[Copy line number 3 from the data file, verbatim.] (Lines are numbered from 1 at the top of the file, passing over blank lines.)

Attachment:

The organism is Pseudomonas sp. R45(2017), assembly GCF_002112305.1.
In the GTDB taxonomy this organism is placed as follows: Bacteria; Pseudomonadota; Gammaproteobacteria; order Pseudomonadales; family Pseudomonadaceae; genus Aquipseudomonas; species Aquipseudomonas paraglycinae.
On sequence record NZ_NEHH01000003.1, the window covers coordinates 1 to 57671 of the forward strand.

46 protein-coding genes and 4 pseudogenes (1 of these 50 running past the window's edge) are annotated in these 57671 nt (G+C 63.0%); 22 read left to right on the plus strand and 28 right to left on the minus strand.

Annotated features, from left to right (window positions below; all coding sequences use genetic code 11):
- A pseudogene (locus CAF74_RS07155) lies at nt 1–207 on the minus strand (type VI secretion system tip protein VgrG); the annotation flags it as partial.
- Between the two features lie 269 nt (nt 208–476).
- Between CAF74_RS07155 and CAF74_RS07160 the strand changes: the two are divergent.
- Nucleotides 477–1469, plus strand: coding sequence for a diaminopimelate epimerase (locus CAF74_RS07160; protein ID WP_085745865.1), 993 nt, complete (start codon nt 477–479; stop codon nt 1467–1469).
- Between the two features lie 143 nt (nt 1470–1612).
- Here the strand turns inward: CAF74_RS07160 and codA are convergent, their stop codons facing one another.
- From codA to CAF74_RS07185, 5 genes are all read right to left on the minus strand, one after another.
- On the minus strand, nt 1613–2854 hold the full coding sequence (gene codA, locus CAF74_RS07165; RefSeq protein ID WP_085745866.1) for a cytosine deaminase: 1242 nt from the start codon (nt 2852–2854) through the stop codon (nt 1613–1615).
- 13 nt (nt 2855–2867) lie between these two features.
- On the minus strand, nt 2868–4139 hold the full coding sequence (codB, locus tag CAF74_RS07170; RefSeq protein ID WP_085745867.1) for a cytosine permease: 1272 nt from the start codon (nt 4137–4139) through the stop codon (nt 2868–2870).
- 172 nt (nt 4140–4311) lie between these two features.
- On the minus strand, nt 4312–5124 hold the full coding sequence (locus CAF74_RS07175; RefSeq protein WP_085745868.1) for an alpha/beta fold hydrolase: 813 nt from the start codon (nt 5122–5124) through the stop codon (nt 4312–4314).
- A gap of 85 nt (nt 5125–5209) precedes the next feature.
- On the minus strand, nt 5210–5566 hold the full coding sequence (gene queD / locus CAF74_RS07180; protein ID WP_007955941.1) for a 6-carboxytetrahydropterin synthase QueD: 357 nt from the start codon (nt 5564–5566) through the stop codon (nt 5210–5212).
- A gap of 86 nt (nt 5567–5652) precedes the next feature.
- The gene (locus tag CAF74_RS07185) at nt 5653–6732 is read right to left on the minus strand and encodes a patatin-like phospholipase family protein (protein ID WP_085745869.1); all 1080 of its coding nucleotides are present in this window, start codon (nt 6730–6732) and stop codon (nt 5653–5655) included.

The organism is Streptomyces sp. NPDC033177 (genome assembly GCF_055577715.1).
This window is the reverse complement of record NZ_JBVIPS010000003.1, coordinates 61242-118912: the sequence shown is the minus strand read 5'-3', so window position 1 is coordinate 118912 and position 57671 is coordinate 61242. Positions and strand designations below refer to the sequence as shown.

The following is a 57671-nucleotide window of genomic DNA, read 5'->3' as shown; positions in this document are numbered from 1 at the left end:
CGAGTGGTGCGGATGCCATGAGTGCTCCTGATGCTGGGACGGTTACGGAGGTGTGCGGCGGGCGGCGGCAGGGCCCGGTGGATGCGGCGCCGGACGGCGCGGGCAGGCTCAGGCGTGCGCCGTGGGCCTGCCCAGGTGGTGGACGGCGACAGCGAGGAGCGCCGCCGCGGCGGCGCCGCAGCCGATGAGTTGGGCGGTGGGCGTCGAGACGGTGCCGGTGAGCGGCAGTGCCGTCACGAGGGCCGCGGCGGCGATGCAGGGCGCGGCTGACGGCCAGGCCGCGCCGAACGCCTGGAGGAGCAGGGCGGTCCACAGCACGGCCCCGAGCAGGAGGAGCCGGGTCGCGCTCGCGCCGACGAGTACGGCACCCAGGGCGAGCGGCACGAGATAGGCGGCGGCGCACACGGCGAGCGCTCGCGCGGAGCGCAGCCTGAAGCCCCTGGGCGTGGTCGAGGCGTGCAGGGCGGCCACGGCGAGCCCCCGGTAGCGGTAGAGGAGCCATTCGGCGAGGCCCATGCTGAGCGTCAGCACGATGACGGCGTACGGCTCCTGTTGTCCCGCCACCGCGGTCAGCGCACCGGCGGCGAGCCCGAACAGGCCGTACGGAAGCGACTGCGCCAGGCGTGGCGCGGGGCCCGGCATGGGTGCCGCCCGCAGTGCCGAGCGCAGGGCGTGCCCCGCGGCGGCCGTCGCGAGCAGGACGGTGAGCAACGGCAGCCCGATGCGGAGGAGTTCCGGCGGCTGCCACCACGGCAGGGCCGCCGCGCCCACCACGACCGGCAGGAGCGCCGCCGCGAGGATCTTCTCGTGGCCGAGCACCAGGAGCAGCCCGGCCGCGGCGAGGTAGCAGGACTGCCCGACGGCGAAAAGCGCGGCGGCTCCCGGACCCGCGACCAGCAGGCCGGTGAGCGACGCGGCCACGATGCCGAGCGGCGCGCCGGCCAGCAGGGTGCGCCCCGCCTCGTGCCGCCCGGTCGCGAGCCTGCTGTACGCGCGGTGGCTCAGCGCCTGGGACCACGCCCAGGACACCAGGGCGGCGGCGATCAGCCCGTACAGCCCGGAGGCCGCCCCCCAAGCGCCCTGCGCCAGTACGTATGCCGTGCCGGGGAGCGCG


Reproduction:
On sequence record NZ_NEHH01000003.1, the window covers coordinates 1 to 57671 of the forward strand.